NAEP and the Imperative of Breaking Academic Sweats
The National Assessment of Educational Progress (NAEP) just released its most recent results, for 2017. How did the country’s fourth and eighth graders do in reading and math? More-or-less the same as they’ve done over the last decade, which is not great news, especially given all the reforming going on.
What about Minnesota? How did fourth and eighth graders here do? As in the past, better than the national average, though our students’ scores were essentially flat too, which is not great news again, as was the size of the continuing chasm in the state between white students and large numbers of minority students. But finishing very near the top across the country is worthy of measured congratulations, and Minnesota students, educators, and parents have mine. Putting aside whatever disagreements I have with teacher unions, administrator associations and the like, I certainly acknowledge that the lengthy lack of real academic progress is frustrating and painful to talented teachers and administrators who work hard, love their students, and want them to succeed.
Still, a less-celebratory point needs to be made, too.
Interpretations of why American students largely have been locked in place, as well as why the United States is academically behind a surprising assortment of countries, generally focus either on (1) school policies and the like; or (2) on the cultural environment in which schools operate.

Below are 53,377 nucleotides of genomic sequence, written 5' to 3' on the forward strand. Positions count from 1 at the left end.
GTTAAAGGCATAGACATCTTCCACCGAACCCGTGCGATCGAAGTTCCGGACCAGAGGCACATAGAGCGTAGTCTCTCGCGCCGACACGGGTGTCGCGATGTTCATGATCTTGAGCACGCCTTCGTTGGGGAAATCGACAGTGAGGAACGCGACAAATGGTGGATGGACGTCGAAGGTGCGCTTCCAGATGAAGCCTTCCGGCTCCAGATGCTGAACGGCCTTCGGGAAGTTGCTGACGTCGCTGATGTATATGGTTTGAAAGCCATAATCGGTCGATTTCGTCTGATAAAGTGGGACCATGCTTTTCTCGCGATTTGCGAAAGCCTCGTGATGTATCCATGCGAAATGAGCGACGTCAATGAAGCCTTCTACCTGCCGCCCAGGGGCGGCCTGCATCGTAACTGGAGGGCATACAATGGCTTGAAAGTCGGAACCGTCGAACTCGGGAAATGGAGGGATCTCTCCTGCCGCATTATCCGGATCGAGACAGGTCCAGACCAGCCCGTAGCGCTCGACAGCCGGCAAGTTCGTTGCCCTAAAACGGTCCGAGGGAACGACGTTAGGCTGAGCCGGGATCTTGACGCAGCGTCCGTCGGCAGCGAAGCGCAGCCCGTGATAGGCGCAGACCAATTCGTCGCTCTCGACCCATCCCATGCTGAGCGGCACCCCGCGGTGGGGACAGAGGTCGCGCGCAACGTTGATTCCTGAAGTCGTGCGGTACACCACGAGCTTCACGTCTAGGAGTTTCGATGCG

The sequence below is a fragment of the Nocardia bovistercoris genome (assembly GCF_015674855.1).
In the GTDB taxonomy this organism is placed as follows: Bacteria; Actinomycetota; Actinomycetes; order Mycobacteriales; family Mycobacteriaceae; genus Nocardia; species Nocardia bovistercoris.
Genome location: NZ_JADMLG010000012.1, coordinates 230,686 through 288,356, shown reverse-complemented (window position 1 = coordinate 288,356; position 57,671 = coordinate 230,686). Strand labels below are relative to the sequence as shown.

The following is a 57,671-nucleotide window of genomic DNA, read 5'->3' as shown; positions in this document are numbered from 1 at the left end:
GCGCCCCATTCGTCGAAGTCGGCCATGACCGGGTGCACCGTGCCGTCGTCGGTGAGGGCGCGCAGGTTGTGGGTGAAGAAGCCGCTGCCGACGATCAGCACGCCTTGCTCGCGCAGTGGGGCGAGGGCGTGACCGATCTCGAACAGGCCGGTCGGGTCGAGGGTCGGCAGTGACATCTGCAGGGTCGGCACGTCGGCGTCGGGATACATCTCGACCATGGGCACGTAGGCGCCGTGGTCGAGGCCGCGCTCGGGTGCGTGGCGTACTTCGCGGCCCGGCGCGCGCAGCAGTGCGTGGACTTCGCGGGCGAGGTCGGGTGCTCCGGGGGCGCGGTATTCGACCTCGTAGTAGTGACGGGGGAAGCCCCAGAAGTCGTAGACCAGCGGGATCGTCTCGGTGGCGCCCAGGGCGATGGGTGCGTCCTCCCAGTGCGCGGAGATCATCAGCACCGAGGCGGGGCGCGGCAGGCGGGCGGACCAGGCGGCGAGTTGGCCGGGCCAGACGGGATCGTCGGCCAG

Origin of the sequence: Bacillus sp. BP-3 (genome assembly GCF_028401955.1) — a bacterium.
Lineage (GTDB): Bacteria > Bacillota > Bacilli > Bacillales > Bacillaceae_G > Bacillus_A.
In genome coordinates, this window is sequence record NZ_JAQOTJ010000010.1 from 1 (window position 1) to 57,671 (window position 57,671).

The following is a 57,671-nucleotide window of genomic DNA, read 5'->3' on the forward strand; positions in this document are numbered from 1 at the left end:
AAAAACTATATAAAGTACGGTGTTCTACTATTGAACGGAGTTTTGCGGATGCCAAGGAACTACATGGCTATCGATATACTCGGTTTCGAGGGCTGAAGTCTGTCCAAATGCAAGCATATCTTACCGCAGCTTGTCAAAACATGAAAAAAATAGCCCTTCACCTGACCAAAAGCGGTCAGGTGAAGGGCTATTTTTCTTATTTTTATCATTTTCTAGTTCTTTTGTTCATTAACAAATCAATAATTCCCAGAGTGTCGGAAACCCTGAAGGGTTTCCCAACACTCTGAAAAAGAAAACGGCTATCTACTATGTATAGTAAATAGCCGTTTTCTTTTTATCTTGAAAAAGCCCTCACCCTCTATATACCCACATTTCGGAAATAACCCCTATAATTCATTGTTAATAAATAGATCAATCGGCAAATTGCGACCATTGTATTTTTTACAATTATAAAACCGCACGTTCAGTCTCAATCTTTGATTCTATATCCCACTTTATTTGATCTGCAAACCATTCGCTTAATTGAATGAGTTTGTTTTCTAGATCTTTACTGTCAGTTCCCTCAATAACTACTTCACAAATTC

Many people don’t like what I just did: Focus simultaneously on dual primacies when it comes to K-12 shortcomings and failures: the kinds of misdeed teacher unions, for example, are culpable of and the kinds of things parents are guilty of. If we were to focus on culture in this instance, doing so would not imply, as many contend, letting anyone or any institution off any policy hook, as everything counts. Nevertheless, people in public situations are usually much more comfortable talking about policy matters, such as money, rather than cultural issues, even comparatively tame ones such as laziness.
I have the right to say this and I can safely do so this because I was an irresponsible junior high school student. I followed up by being an irresponsible high school student. So, I’m not being unfair or holier when I note that while millions of current U.S. students work very hard millions of others don’t come close, preoccupied with as they are with multiple screens and other distractions. As a child of the ‘50s and ‘60s I had only network television for sidetracking. No ESPN to speak of.
Bottom line: NAEP scores in the United States, and academic performance more generally, will not rise sufficiently until more kids break academic sweats. This is the case no matter how strong or how weak educational policies are or come to be. Just as culture matters, so does behavior, though the two are tightly entwined, of course, when it comes to learning.
Or if you will, regarding perpetual debates over what counts more when it comes to educational mediocrity, policies or culture, the answer is “yes.”